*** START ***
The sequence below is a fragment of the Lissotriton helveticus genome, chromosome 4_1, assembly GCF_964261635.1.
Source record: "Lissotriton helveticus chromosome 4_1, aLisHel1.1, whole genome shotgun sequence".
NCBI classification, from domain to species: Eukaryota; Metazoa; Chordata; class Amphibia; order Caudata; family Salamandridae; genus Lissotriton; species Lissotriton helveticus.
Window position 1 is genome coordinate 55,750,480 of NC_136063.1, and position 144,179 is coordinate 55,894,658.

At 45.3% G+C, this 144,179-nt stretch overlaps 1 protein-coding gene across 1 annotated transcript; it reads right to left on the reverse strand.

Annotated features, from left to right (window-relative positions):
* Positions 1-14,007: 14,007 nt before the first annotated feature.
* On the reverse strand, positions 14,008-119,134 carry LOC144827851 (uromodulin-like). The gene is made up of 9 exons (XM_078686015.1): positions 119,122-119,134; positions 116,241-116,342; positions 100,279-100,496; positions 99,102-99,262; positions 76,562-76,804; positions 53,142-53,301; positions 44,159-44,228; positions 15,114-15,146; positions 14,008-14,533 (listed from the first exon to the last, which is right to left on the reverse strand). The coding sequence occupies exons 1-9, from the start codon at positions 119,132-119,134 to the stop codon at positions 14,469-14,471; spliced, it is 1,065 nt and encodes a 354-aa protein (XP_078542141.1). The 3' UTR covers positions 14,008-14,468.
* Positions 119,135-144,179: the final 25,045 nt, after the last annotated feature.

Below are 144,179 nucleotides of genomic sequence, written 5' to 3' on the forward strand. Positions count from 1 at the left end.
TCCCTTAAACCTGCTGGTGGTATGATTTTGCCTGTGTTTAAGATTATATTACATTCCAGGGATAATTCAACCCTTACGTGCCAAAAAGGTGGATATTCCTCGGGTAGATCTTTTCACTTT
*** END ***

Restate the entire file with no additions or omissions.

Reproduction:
The sequence below is a fragment of the Lissotriton helveticus genome, chromosome 4_1, assembly GCF_964261635.1.
Source record: "Lissotriton helveticus chromosome 4_1, aLisHel1.1, whole genome shotgun sequence".
NCBI classification, from domain to species: Eukaryota; Metazoa; Chordata; class Amphibia; order Caudata; family Salamandridae; genus Lissotriton; species Lissotriton helveticus.
Window position 1 is genome coordinate 55,750,480 of NC_136063.1, and position 144,179 is coordinate 55,894,658.

At 45.3% G+C, this 144,179-nt stretch overlaps 1 protein-coding gene across 1 annotated transcript; it reads right to left on the reverse strand.

Annotated features, from left to right (window-relative positions):
* Positions 1-14,007: 14,007 nt before the first annotated feature.
* On the reverse strand, positions 14,008-119,134 carry LOC144827851 (uromodulin-like). The gene is made up of 9 exons (XM_078686015.1): positions 119,122-119,134; positions 116,241-116,342; positions 100,279-100,496; positions 99,102-99,262; positions 76,562-76,804; positions 53,142-53,301; positions 44,159-44,228; positions 15,114-15,146; positions 14,008-14,533 (listed from the first exon to the last, which is right to left on the reverse strand). The coding sequence occupies exons 1-9, from the start codon at positions 119,132-119,134 to the stop codon at positions 14,469-14,471; spliced, it is 1,065 nt and encodes a 354-aa protein (XP_078542141.1). The 3' UTR covers positions 14,008-14,468.
* Positions 119,135-144,179: the final 25,045 nt, after the last annotated feature.

Below are 144,179 nucleotides of genomic sequence, written 5' to 3' on the forward strand. Positions count from 1 at the left end.
TCCCTTAAACCTGCTGGTGGTATGATTTTGCCTGTGTTTAAGATTATATTACATTCCAGGGATAATTCAACCCTTACGTGCCAAAAAGGTGGATATTCCTCGGGTAGATCTTTTCACTTT